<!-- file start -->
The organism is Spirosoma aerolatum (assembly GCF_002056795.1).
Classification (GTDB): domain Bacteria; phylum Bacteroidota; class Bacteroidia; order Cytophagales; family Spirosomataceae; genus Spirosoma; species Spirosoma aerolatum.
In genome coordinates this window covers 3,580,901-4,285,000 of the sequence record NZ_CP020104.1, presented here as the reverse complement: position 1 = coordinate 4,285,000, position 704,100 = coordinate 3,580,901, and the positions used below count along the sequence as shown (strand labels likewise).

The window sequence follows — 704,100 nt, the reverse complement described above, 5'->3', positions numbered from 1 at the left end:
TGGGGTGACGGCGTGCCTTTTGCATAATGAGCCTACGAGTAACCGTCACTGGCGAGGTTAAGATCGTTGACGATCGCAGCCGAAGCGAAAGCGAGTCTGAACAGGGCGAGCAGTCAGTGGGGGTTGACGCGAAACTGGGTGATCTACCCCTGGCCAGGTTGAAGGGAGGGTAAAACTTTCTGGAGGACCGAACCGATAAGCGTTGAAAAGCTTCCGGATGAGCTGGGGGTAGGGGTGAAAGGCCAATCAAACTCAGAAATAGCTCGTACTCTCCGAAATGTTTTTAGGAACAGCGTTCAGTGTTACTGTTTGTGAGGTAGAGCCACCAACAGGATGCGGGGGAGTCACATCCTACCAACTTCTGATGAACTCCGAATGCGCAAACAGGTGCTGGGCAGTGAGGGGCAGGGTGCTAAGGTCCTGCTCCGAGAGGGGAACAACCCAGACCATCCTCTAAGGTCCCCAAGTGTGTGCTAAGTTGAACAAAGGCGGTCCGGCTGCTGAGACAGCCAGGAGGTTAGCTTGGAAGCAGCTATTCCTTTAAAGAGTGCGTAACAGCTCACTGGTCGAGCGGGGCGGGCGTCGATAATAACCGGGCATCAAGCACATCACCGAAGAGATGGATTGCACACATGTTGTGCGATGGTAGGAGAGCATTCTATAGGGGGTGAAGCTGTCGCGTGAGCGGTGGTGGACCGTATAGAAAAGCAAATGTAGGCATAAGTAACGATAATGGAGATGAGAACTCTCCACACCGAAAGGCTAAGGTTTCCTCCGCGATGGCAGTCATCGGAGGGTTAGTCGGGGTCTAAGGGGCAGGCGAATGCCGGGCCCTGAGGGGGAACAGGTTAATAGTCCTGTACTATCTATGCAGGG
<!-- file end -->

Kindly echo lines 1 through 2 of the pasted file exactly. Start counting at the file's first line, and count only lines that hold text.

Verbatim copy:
The organism is Spirosoma aerolatum (assembly GCF_002056795.1).
Classification (GTDB): domain Bacteria; phylum Bacteroidota; class Bacteroidia; order Cytophagales; family Spirosomataceae; genus Spirosoma; species Spirosoma aerolatum.